Minister for Education, Ruairí Quinn has rejected that a student loan system or a ‘graduate tax’ will be introduced in the budget.
Minister Quinn, who was addressing the heads of Irish colleges and universities in the Department of Education last Thursday, said he is “not actively considering any measures at the present time”.
“My focus is on looking at the overall landscape, looking at duplication, and possible synergies, and all those kind of things so that we get a more accurate picture of what the sustainable cost will be.”
At the briefing, the minister outlined his four priorities for reforming higher education ahead of next week’s budget. These priorities are strengthening the university system, developing and consolidating of the Institute of Technology sector, the formation of regional clusters between universities, stronger institutes of technology and future technological universities, and increased sustainability and capacity in the higher education system.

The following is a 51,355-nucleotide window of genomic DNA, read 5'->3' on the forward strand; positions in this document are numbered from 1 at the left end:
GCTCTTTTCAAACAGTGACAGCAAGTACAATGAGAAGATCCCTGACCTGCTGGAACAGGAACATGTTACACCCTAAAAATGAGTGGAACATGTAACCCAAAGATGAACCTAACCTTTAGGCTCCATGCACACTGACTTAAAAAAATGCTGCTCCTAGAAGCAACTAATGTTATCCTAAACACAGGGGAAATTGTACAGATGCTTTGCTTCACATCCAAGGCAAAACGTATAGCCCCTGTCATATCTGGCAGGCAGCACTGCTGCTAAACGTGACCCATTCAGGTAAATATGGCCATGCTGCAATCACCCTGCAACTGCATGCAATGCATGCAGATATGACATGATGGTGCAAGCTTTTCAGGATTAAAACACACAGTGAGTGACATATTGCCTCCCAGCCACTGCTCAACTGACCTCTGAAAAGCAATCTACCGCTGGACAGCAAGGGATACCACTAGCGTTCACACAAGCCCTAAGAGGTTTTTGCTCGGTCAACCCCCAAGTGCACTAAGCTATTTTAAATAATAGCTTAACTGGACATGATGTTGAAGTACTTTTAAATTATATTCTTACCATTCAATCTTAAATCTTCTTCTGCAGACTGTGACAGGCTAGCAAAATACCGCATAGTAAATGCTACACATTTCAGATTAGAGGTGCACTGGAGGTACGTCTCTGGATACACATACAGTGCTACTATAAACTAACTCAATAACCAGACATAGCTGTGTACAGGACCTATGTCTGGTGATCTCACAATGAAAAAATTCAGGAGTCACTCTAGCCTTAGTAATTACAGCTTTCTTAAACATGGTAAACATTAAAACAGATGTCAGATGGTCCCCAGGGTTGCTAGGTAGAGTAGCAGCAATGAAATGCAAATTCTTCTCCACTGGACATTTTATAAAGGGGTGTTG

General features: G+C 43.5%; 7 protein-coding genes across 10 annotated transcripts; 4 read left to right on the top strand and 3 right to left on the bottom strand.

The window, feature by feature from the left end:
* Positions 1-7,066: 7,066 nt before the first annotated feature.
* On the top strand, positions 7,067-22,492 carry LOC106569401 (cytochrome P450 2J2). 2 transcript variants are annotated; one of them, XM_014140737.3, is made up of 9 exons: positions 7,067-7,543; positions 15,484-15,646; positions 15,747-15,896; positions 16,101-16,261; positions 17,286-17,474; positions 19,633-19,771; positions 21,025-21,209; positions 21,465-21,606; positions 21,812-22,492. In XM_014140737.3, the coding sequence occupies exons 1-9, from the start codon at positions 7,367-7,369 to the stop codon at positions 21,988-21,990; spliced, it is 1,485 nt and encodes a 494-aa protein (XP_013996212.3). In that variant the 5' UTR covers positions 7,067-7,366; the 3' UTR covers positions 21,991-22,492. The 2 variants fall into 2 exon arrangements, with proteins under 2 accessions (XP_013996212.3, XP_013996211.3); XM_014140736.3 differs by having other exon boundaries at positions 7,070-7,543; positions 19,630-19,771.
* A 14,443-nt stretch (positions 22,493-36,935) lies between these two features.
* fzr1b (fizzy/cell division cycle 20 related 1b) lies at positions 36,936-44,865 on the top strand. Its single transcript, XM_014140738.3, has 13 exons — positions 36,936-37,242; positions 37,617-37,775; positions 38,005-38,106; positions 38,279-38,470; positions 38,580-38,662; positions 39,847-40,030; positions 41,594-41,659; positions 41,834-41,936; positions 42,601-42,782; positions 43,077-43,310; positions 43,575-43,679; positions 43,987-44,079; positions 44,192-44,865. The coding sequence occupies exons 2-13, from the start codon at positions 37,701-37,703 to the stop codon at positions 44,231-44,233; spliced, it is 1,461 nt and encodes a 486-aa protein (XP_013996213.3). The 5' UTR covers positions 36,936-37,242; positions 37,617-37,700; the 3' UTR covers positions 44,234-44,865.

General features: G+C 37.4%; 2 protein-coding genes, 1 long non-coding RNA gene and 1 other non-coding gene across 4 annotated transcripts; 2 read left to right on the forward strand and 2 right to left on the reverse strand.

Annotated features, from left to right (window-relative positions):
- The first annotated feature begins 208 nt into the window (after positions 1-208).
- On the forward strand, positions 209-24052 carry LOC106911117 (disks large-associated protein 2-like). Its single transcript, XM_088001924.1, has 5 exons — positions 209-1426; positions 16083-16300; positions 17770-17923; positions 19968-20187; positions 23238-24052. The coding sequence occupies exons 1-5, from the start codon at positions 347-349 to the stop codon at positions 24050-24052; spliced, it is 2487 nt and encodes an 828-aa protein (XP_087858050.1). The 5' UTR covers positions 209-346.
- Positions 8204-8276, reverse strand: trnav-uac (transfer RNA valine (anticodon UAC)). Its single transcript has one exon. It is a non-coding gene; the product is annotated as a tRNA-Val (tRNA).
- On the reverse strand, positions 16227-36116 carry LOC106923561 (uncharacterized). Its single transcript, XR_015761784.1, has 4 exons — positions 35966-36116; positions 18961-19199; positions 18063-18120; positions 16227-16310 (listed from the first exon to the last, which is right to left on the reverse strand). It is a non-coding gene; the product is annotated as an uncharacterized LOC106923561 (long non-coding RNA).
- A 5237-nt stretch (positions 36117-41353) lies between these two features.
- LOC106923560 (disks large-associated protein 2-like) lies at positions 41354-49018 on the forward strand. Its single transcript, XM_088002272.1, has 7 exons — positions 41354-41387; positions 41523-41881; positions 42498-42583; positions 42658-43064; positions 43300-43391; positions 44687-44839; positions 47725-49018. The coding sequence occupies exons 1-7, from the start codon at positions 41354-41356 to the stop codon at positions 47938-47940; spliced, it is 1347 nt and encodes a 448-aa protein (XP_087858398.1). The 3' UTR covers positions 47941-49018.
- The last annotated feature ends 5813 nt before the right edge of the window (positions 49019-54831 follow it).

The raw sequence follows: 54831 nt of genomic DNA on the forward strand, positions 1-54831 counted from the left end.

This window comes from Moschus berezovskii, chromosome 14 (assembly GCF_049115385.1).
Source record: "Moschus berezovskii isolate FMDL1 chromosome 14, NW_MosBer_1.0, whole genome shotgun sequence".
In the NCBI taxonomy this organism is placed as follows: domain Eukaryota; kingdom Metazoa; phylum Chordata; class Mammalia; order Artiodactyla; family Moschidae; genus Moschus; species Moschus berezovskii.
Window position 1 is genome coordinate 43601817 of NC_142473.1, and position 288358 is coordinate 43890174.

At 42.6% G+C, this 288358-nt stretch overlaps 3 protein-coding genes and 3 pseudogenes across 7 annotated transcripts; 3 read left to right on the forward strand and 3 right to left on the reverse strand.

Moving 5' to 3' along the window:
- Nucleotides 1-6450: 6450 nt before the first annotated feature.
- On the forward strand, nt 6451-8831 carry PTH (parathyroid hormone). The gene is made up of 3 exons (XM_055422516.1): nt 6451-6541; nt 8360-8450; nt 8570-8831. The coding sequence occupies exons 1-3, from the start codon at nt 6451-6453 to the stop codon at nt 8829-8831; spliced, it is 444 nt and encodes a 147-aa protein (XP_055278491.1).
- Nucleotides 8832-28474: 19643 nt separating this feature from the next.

Speaking at the briefing Minister Quinn said: “The harsh reality is that as a country we can no longer afford to indulge plans that are not based on credible and realistic analysis of likely outcomes.”
The brief also discussed the recommendations that rose from the National Strategy for Higher Education and the Hunt Report, which aim to modernise the third-level sector.
The minister urged Ireland’s third-level institutions to “take a long hard look at their future sustainability” and called on them to co-operate more in order to improve the college experience for students.
“I appeal to institutional leaders to put narrow institutional considerations aside and approach this new phase with a greater national perspective.”
Minister Quinn was also keen to stress that providing a quality experience for students was not necessarily all down to funding. Instead, he insisted that it could be provided by “the best utilisation of academic staff and resources”.
“Consolidation and collaboration bring opportunity to pool expertise, concentrate resources, improve choice and enhance the quality of the student experience.
“There is clearly unnecessary duplication of course provision, both in universities and in the institutes of technology and indeed between the two sectors.”
IMAGE CREDIT: Labour Youth
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